That’s when I found AWS and I kind of looked at the state of IT at the time and figured that cloud was really the way forward. I got AWS certified and then my company was getting really hands-on with GCP. So I got GCP certified and all of that was through free online courses and a paid Linux Academy subscription. I thought about getting an IT degree but it was just too expensive and there wasn’t enough hands-on. It was mostly theory. So I kind of took the theory from the books that I had, and then once I found Linux Academy, I just did every course.
Anything operating systems, Windows, Linux, database programming, web stuff, web development, cloud — whatever I could find. Then I found a site called Open Source Society University, and they have a GitHub page that basically gives you a list of courses from edX, Coursera or other free online tools that teach you the equivalent of a computer science degree.
That was very, very helpful. Then I just took that information and volunteered for every project at work. I took any ticket and tried to automate it, stuff like that. And the whole time, I was told that certs aren’t important to all the people that I worked with. But I think that hiring managers and HR might disagree. And let’s be honest, it’s kind of hard to get jobs without proving you have the knowledge and.
Since I don’t have a degree in anything technology related, I felt I needed to kind of differentiate myself a little bit. So I got those to kind of compensate for not having a degree.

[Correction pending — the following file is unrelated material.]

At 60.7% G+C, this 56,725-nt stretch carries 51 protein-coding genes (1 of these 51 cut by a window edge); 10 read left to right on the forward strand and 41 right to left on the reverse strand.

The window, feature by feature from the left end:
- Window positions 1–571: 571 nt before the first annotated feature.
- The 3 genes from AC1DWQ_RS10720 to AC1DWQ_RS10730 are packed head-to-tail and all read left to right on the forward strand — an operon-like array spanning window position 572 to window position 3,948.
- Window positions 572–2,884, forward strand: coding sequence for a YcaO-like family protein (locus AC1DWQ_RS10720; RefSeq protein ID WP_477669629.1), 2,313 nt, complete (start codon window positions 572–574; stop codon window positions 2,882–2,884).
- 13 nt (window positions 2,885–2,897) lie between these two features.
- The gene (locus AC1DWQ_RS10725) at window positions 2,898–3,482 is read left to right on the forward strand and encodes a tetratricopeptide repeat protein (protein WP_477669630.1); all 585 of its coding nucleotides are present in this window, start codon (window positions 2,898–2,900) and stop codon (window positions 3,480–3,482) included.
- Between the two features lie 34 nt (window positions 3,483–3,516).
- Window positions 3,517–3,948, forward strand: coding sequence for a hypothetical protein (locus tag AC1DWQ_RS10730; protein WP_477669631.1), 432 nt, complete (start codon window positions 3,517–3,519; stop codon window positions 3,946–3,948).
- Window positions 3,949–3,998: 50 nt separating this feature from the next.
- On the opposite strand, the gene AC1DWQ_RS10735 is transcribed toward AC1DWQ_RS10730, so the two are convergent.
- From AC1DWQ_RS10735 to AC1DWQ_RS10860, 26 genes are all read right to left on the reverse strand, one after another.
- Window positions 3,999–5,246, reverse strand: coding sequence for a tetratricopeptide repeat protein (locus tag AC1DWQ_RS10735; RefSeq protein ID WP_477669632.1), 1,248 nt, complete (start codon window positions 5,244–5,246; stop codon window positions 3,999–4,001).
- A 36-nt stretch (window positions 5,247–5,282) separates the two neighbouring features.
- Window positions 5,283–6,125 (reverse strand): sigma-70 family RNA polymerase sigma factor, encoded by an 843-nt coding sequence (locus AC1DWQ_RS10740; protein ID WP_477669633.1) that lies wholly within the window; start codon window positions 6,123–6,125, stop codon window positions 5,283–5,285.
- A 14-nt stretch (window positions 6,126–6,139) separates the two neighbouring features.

I always go with free stuff or at least like the inexpensive Udemy sales. I think bootcamps are great for entry-level, but they don’t really allow you to work past that and most of the content online will get you through the basics. Try to solve a problem or find a problem to solve and really get your hands dirty with development or cloud engineering.
Certs are fine if you need them for a specific position or career goal. But I wouldn’t do one to learn. I might take the study guide and use that, but I think certs are a huge market and there’s a lot of money to be made from people that are looking to get certified.
I honestly just went to a lot of meetups. And I pretty much changed my podcasts to tech podcasts and just listened to those all the time.
I had a great time in the Marine corps. Believe it or not, I thought it was a lot of fun.
My biggest takeaway was really about how to work on a team. As much as there’s a lot of technical things I learned and things like that.